Dominic Grieve demonises British Pakistanis – we must all fight back

The Tories have relentlessly caricatured Britain’s Pakistani community as Islamist extremists, child abusers and slave masters, says former Conservative councillor Imran Khan.

Britain’s Pakistani community is under attack. The Attorney General, Dominic Grieve, has said that some immigrants - particularly British Pakistanis - "come from backgrounds where corruption is endemic", "have been brought up to believe you can only get certain things through a favour culture", and are mainly responsible for electoral corruption.

Highlighting the case of Conservative councillor Eshaq Khan, who was jailed in 2008 for postal ballot fraud, Grieve reverted to the colonial tactics of divide and rule, commenting: "Yes, it’s mainly the Pakistani community, not the Indian community". "One of the things you have to make absolutely clear" (to British Pakistanis) "is that that is not the case and it’s not acceptable." Attempting a last minute back pedal, he said: "The point I was making is that, as a law officer, it's my duty to ensure the rule of law is upheld, and one of the issues that I feel requires close attention is any potential for a rise in corruption to undermine civil society."

The comments are a severe escalation in the continued denigration of non-white cultures by Tories generally and since they came to power in 2010. Unsurprisingly, a massive Twitter backlash ensued with Conservative MEP, Sajjad H Karim weighing into the debate: "As a British Pakistani I find your comments not based on fact and deeply alienating and offensive @Dominc Grieve"

The Tories have relentlessly caricatured Britain’s Pakistani community as Islamist extremists, child abusers, corrupt, and slave masters, while at the same time claiming to welcome ethnic minority participation within local and national politics. David Cameron declared in his speech in Munich that Britain needs a new "generous vision of citizenship" if it is to challenge the disenfranchisement of Muslim communities, while hammering home the message that British Muslim identities remain a key existential threat to the UK. Cameron commented at the time: "the reason so many young Muslims are drawn to extremism comes down to a question of identity". For the prime minister, Britain’s Muslims have a weakened collective identity where potential terrorists find it hard to identify with fellow compatriots resulting in an explosive anti-British rage.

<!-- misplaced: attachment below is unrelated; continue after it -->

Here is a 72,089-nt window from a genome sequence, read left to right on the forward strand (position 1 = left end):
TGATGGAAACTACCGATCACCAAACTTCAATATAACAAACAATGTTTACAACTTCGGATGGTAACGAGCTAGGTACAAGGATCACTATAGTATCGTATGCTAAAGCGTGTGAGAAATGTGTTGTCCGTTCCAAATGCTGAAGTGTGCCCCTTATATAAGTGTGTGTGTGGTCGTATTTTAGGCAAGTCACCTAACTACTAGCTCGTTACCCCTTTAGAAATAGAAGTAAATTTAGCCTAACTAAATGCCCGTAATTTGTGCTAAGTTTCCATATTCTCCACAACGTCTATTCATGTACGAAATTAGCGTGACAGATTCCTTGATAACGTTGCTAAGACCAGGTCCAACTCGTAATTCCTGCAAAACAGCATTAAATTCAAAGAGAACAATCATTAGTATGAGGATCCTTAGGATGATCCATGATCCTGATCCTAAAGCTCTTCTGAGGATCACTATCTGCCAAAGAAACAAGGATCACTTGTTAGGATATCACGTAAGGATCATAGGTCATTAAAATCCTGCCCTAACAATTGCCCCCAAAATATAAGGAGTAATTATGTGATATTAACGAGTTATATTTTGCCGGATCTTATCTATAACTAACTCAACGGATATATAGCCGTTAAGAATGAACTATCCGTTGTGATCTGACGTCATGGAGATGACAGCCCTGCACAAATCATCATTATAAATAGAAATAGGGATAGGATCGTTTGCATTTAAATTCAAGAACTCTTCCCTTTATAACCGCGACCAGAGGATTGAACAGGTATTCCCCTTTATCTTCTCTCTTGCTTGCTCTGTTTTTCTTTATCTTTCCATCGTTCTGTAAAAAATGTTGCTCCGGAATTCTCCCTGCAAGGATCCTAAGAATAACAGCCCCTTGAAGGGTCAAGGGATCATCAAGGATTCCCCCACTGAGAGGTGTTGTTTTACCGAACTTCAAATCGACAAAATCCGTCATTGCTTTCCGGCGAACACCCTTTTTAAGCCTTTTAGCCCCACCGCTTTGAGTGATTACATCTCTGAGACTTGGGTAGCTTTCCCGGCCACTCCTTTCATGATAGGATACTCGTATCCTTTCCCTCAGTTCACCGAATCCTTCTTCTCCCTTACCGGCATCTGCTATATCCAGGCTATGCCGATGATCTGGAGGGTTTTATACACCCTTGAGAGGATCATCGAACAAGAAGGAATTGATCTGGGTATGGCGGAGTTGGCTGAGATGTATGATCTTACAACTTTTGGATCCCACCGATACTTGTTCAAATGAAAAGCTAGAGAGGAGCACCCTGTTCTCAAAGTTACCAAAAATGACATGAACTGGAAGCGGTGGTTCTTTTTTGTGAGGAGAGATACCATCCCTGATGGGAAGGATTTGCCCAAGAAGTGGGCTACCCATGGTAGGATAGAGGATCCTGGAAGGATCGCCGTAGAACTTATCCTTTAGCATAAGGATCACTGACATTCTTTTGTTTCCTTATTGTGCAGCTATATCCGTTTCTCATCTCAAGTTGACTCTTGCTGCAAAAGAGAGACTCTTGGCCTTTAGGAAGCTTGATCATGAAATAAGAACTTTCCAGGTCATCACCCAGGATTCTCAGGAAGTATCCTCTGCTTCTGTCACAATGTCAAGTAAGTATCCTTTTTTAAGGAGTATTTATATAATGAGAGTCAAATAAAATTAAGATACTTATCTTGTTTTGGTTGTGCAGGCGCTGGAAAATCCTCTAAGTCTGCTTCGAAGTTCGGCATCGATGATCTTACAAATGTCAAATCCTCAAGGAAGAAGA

Tragically, nobody in the party had thought to advise that Grieve’s comments today, and Cameron’s previous conclusions, connect a well-established Conservative psychology that seeks to subject black identities to its own memories of the recent and distant past.  Every black man and woman in this country, not to mention scores of white anti-racists remember only too well  the horrors that were the Brixton and Handsworth riots of the 1980s. They intuitively understand the populist politics which motivated Dominic Grieve today. They also know that blaming black people for society’s ills is nothing new. Racism, like a deadly virus, mutates from one generation to the next while its justification continues to resonate for an elite still flourishing from the slavery that built Britain’s global wealth and influence. Lest we forget in 1964, Tory MP, Peter Griffiths fought to win Smethwick, a parliamentary seat in the Midlands, with the slogan: "If you want a nigger for a neighbour, vote Labour."

The attorney general’s revisionist history of corruption rather conveniently omits the recent MPs' expenses scandal, one of Westminster’s most humiliating moments in modern times. It is worth reminding ourselves of Tory corruption (that British Pakistanis had absolutely nothing to do with), which still stings in the hearts of every true democrat who believes this land is all of ours and not just for the predominantly white, rich and privately educated elite.

Tories – a catalogue of corruption

Surely everyone remembers the case of Tory MP, Sir John Butterfill, who in 2010 told an undercover team of reporters that he would use his political links to benefit a fictitious company for £35,000 a year (amongst his many other corrupt practices). How about the 15 donors who gave the Conservative Party a total of £25m and who had secret dinners and lunches with the prime minister at Chequers and Downing Street?

Giving millions of pounds to a political party is not so bad, some of you might be thinking – as long as the money is not spent on any old crap. Well, you forget that in 2009, Tory David Heathcoat-Amory was shown to have claimed £388 over four years' expenses for horse manure. He lost his seat in 2010.

Of course, the countryside is where Tories truly allow their identities to develop and thrive. In 2009, David Cameron repaid £680 he claimed for removing wisteria from his chimney at your expense. Naturally, I remind you of this first because I don’t want to spoil you quite yet with – yes, you guessed it – the 2009 episode that was Sir Peter Viggers, who claimed £1,600 for a floating duck island.